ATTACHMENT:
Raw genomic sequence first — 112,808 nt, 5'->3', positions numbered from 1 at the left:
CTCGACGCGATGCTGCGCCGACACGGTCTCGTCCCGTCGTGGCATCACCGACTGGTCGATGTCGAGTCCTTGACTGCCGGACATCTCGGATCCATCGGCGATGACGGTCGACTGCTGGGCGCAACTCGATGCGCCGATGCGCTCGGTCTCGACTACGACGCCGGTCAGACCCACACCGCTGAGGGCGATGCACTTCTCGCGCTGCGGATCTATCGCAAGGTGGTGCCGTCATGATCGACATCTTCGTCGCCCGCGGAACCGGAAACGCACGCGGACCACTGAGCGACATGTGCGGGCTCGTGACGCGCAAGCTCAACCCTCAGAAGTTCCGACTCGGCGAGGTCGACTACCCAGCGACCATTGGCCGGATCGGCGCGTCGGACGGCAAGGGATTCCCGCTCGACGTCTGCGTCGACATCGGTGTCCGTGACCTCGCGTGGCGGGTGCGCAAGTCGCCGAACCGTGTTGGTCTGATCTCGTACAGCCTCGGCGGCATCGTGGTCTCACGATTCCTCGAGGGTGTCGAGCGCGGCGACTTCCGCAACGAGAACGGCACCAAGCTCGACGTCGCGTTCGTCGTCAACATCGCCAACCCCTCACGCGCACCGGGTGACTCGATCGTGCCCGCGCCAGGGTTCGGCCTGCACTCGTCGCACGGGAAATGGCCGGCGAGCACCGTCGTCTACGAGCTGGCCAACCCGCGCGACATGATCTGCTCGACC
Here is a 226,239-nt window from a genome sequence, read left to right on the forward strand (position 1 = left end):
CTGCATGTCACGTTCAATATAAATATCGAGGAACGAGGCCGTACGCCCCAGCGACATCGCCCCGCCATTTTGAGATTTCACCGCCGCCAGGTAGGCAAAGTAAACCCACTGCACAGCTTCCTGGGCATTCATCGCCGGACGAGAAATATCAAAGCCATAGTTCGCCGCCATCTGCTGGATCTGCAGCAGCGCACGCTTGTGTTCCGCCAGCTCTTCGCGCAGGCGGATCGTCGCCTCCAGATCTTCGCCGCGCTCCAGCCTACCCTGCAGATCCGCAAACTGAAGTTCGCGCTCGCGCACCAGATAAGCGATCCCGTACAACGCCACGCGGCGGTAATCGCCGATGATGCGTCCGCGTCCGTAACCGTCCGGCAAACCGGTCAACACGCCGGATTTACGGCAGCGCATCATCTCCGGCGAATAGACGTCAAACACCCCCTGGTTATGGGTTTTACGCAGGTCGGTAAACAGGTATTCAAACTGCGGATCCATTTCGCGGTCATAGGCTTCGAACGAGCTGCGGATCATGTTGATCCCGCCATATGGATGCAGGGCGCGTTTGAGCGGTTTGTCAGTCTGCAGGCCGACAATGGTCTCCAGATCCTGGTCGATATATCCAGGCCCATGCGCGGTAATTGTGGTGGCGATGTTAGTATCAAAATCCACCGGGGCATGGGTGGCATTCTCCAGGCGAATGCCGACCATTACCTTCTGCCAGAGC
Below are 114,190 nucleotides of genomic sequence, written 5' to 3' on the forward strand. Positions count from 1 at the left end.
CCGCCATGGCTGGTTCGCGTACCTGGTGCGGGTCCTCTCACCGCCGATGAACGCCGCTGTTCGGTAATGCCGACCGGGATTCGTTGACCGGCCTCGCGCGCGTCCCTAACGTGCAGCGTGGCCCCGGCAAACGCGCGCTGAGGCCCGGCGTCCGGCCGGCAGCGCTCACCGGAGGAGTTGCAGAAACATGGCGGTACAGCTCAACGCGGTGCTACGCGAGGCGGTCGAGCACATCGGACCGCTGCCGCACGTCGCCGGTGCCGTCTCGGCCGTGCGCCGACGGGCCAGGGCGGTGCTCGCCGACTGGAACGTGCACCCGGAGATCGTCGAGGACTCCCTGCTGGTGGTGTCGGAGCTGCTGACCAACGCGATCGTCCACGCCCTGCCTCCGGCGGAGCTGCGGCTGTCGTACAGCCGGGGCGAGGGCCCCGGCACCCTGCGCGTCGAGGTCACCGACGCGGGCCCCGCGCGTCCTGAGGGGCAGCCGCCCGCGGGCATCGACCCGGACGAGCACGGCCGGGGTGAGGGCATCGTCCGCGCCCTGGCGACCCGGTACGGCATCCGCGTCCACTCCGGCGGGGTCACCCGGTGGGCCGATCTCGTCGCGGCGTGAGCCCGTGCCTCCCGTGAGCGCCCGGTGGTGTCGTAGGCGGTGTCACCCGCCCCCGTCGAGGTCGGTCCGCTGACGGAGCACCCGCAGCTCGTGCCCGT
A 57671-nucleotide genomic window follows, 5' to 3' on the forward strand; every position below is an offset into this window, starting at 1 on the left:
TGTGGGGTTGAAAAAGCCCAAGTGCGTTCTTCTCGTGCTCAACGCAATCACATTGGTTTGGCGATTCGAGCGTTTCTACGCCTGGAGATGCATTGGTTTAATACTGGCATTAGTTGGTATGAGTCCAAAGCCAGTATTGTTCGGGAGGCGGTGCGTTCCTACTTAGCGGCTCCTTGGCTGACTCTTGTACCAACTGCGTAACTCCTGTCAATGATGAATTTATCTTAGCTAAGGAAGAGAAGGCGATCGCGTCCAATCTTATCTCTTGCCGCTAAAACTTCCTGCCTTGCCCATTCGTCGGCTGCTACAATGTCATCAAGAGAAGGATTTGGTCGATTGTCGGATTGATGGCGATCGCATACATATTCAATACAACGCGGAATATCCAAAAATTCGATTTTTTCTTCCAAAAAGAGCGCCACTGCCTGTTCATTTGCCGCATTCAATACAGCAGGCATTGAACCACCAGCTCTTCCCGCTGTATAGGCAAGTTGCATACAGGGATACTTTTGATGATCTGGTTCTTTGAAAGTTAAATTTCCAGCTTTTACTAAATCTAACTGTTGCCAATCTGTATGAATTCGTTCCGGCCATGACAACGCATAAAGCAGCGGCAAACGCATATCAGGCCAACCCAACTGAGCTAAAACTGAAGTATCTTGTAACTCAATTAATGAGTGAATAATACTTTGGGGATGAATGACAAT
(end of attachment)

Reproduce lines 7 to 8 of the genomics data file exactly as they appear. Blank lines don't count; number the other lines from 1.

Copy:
A 57671-nucleotide genomic window follows, 5' to 3' on the forward strand; every position below is an offset into this window, starting at 1 on the left:
TGTGGGGTTGAAAAAGCCCAAGTGCGTTCTTCTCGTGCTCAACGCAATCACATTGGTTTGGCGATTCGAGCGTTTCTACGCCTGGAGATGCATTGGTTTAATACTGGCATTAGTTGGTATGAGTCCAAAGCCAGTATTGTTCGGGAGGCGGTGCGTTCCTACTTAGCGGCTCCTTGGCTGACTCTTGTACCAACTGCGTAACTCCTGTCAATGATGAATTTATCTTAGCTAAGGAAGAGAAGGCGATCGCGTCCAATCTTATCTCTTGCCGCTAAAACTTCCTGCCTTGCCCATTCGTCGGCTGCTACAATGTCATCAAGAGAAGGATTTGGTCGATTGTCGGATTGATGGCGATCGCATACATATTCAATACAACGCGGAATATCCAAAAATTCGATTTTTTCTTCCAAAAAGAGCGCCACTGCCTGTTCATTTGCCGCATTCAATACAGCAGGCATTGAACCACCAGCTCTTCCCGCTGTATAGGCAAGTTGCATACAGGGATACTTTTGATGATCTGGTTCTTTGAAAGTTAAATTTCCAGCTTTTACTAAATCTAACTGTTGCCAATCTGTATGAATTCGTTCCGGCCATGACAACGCATAAAGCAGCGGCAAACGCATATCAGGCCAACCCAACTGAGCTAAAACTGAAGTATCTTGTAACTCAATTAATGAGTGAATAATACTTTGGGGATGAATGACAAT